The Statistician loves his/her numbers. Very common coaching type in CGS (centimetres,grams or seconds) sports. The statistician knows how fast Usain Bolt run when he was 11 and has learnt mnemonically the World ranking in his and other events for the last 30 years. The statistician make s use of numbers and loves numbers. His/her training sessions are detailed. You will know how much, how many times, how fast/slow, with what cadence and sometimes you might have add-ons like breathing rate! The statistician will get your brain going, so make sure you learn all key times and bring a calculator as sometimes you may fall into the trap of believing the numbers to find out later that they were utterly wrong (sometimes!). The statistician also loves predicting performances. He/she is able to tell you fast somebody will run/swim/cycle just by knowing how many push ups/medicine ball throws the athlete performs together with his body mass, speed in specific distances and age. How does he/she do that? Easy! The statistician uses secret formulas which were developed in East Germany in the 50s and were obtained from another coach after winning a drinking competition in a Bar in Budapest or exchanged for a box of cigars before the Berlin wall came down. The formula has also been "improved" by the statistician coach over the years adding a k he/she developed which improves the precision of the predictions. If you think you can go on PubMed and look for the formula you are a fool. There is no trace. Your best bet is to head to Budapest and try to find the Bar. Support to the statistician is relatively easy if you know your numbers and you provide evidence based reports. However, if you don't know or understand statistics, you are better off considering a career in another industry as this one takes no prisoners.




10. The SAS coach
One of my favourites and loved by everyone with OCD. The SAS coach applies military techniques to coaching and managing staff. Your morning meetings will be at 07 hundred hours (0700 am) and will start with a briefing. Anybody arriving late to anything will have to do 20 push ups. The SAS coach has a plan, everything is planned to detail with exact times and list of activities. Meetings are sharp and run on strict agendas and end with a series of actions. Athletes and staff know their roles and responsibilities. There is no place for complacency, no compromise means no compromise. When SAS coach asks you to do something, he/she is not asking. It's an order. Training sessions are built on solid routines. Everything is built on solid routines. The SAS coach is not a bully, but he/she can be at times. Definitively more organised than any other type, however sometimes lacks empathy. So some staff or athletes may get the "hairdryer" treatment at times, but the SAS coach means well. He/she demands excellence (and most of the times obtains it!). Not everybody can work with the SAS coach. The main aspect is to be incredibly well organised, have good routines and deliver consistent excellence.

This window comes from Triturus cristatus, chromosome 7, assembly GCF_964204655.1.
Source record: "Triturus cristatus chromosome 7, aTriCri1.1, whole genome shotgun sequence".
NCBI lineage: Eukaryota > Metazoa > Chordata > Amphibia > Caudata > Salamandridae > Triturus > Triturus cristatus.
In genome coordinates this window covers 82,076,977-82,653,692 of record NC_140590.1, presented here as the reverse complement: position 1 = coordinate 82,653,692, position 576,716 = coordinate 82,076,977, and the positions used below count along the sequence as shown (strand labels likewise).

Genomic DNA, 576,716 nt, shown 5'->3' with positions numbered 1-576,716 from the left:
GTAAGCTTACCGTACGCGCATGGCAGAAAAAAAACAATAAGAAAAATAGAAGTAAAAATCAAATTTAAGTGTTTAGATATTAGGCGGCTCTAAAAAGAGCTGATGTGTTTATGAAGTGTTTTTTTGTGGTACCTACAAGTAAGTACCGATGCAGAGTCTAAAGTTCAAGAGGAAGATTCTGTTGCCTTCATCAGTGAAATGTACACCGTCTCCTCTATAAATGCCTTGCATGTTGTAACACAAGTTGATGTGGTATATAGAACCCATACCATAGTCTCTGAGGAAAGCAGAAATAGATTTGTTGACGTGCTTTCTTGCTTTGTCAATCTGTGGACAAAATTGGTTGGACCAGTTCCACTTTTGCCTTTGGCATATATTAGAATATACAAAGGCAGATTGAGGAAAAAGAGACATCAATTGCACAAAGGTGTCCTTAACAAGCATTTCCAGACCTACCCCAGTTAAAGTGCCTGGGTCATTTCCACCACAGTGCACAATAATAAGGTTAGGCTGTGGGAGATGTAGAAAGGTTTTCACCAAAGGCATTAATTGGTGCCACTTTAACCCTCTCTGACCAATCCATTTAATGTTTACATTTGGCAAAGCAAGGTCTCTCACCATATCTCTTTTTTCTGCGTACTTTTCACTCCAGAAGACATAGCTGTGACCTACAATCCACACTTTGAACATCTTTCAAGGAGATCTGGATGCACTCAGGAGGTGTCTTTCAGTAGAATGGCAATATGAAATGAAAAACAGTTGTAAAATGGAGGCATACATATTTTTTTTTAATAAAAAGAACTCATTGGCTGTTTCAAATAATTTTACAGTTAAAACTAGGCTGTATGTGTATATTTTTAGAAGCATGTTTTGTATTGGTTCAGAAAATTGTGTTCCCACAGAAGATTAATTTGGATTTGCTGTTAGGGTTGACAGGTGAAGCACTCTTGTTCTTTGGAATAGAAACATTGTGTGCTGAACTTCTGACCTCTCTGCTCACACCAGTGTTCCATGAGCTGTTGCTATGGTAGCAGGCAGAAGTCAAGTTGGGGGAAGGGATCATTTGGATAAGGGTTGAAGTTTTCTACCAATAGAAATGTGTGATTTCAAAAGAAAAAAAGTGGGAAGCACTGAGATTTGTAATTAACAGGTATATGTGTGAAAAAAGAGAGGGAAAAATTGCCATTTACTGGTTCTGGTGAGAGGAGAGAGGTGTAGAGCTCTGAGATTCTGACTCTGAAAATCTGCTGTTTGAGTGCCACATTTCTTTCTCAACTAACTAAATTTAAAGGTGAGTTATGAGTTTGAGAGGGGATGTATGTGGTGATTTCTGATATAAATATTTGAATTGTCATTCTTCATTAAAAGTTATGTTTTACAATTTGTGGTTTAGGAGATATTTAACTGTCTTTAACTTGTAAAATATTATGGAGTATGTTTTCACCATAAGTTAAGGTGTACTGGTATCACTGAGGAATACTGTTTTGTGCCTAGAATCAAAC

So, my list is finished. Joking aside, in order to work with various coaches in a sports science role you need to:

- Understand how the coaches work, what is their experience/background and what their philosophy
- Learn about their approach/take notes/ask questions/observe/measure where possible
- Reinforce all the positive, anything that works
- Discuss what does not work when you have evidence and not when their philosophy does not match yours
- Be organised, have good plans, gather (relevant) data to improve the quality of service you can provide to the coach/athlete unit
- Remember you are part of the support team, not the main actor, your place is behind the scenes
- No one is indispensable
- If you get a chance, get some coaching qualifications and try to coach somebody in any sport, you will find out that putting the human performance puzzle together is not as easy as running an incremental test in a lab
- If you think you know everything it is time for you to move on, working with athletes of any level/age allows you to discover something new every day if you ask the right questions (or assess routinely certain aspects) and critically appraise what you do
- Be prepared to have the difficult conversations (and many times you will be at the receiving end!)
- Never forget that when working with a team or an individual athlete everyone is trying to do the same thing (improving performance) but each member of the team might do it in a different way
- Never lose sight of the big picture




1 comments:

James Marshall on 17 March 2015 at 14:25 said...

Spotted me in this one Marco!